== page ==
In Loving Memory of
June 23, 2008
Handler: Chief William Jones
Grandfield Police Department
Grandfield, OK
Phone: (580) 479-3133

The Press Release came in from Sheriff Bobby Whittington of the Tillman County Sheriff’s Department early Monday morning and then the calls began. “Brek” the Grandfield K-9 officer drug canine had been shot and killed. Several parents called because their children had heard about it and were distressed. In the two years this month that “Officer Brek” had been on duty he had been up close and personal with just about every school child in Grandfield, from the Headstart youngsters to the high school students. Weekly visits to classes made “Brek” a popular icon to the students and he was a big attraction during the D.A.R.E. week activities and readily identifiable during the “Meth Walk”. He was frisky, like any other pet, when it came to catching a red ball from Chief “Chip” Jones, but his extensive training of voice and silent commands came to the forefront and he was all business, when it came to finding drugs, no matter how well they were hidden. Was he a deterrent in the War on Drugs? Randy Clark, Grandfield City Manager, said, “Yes, definitely”. Henry Koranda, D.A.R.E. Officer echoed with a resounding, “Absolutely.” There will be other K-9 officers, I am sure, but “Brek” was our first and our hearts go out to Chief “Chip”
in the loss of a friend.

Canine officer's killer sought
The Tillman County Sheriff's Department is investigating the fatal shooting of the Grandfield Police Department's canine officer. Officials say Brek, a 2-year veteran of the police department, was shot by an unknown person or persons between midnight and 7 a.m. Monday. Sheriff Bobby Whittington says the German shepherd wasn't on duty at the time of the shooting. Brek's handler, Police Chief William Jones, says Brek stayed at his house and rode with him whenever he went to work. Jones said Brek was used extensively when search warrants were being executed, at traffic stops and at Grandfield schools. Whittington says Brek was only 1 of 4 canine units in the county. Anyone with information on the crime is being asked to call the Tillma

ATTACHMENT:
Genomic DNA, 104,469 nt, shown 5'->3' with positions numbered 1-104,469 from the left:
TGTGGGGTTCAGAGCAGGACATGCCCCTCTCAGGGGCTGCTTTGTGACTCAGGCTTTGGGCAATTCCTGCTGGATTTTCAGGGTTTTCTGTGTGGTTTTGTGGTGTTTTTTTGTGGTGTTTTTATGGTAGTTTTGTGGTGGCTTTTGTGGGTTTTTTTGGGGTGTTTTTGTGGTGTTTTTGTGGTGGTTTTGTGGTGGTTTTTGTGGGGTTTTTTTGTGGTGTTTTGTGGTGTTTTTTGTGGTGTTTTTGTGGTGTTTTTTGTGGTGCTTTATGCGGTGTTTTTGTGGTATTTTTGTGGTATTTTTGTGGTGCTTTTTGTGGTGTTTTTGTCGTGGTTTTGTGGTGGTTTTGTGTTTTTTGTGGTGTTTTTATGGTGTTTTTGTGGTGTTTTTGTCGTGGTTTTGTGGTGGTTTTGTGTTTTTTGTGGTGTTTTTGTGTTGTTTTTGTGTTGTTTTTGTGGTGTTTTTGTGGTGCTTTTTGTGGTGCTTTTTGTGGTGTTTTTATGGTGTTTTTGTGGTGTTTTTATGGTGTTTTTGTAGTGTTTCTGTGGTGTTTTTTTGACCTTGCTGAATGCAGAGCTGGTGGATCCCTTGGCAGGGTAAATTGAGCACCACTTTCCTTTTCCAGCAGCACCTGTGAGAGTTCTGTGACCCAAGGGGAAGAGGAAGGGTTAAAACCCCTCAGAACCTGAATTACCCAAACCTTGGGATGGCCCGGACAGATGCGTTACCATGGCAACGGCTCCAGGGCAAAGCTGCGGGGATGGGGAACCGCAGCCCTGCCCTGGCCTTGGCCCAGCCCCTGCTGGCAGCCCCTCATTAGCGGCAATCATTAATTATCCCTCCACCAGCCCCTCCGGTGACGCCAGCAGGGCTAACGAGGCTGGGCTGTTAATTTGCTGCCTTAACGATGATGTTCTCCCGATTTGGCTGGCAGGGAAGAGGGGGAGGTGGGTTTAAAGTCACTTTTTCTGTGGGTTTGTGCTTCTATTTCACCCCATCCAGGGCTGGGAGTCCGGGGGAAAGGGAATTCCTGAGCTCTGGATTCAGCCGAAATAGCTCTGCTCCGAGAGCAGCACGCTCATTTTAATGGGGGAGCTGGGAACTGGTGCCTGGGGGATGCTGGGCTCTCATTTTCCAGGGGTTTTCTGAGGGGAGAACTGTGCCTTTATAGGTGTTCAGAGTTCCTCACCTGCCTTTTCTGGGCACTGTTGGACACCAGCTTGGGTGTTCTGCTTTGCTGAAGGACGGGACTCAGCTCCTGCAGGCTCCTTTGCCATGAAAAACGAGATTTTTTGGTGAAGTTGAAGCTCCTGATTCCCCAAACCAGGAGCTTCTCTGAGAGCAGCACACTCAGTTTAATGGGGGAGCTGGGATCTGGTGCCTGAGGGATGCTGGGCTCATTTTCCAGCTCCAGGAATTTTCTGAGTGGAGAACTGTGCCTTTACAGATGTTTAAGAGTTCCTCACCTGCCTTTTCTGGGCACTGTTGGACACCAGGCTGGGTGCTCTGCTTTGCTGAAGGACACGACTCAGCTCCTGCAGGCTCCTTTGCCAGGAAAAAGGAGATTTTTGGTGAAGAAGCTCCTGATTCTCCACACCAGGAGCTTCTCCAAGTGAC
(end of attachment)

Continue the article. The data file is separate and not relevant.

n County Sheriff's Department at (580) 335-3013.
Brek was submitted by Jim Cortina, Dir. CPWDA

We just came from heart wrenching memorial for Brek. For such a small community it was wonderful to see the support for Chief Chip and for Brek. There were almost 2 dozen law enforcement officers from Tillman county, including the Sheriff and his family, reserve officers, a couple retired Oklahoma Highway Patrol officers and EMT's. I noticed our Animal Control Officer had her flag at half staff today.  Our Methodist pastor, David Gardner (who is also our mayor) did a most awesome memorial, thanking Brek for his service to the community. Chief Chip Jones is so well loved in Grandfield we wanted him to know how much he is supported. He had a lady from Wichita Falls Texas who said for him to pick out a dog and she will pay for it. One of our ranchers said he will have a contractor come in a build a new kennel for a new dog. As I say almost every week in my newspaper column....."I love living in the Big Pasture just don't get any better than this".
Louise, you (and your hubby) are to be commended for all the wonderful work you do and we thank you from the bottom of our hearts.
Judie Bright  (580) 479-5757
A century ago...a century to grow

In Loving Memory of
January 16, 2008

Handler: Deputy Chris Newton
Huntington County Sheriff's Department
332 E. State St.
Huntington, IN 46750
Non Emergency (Dispatch)  219-356-8316

Huntington Remembers K9 Officer
Wednesday night, Huntington police officers and members of the community gathered together to mourn the loss of one of their own. They met to honor the memory of a partner, friend and six year veteran of the force: a police dog named Booker. "He was a member of the department; he was a brother in brown. He had the full rights and privileges of an officer and he was part of our family," explains Deputy Ron Boxell with the Huntington County Sheriff's Department.
Deputy Chris Newton was Booker's partner. "When your and your dog are in the car eight hours a day, you take that dog home with you, you're really together 24 hours a day, there's a huge bond there, a trust. That's something my dog and I had is a trust," says Newton. Newton worked closely with Booker closely from the very beginning of the K-9 program. As a big dog lover, Newton pushed to bring a K-9 program to Huntington County several years ago.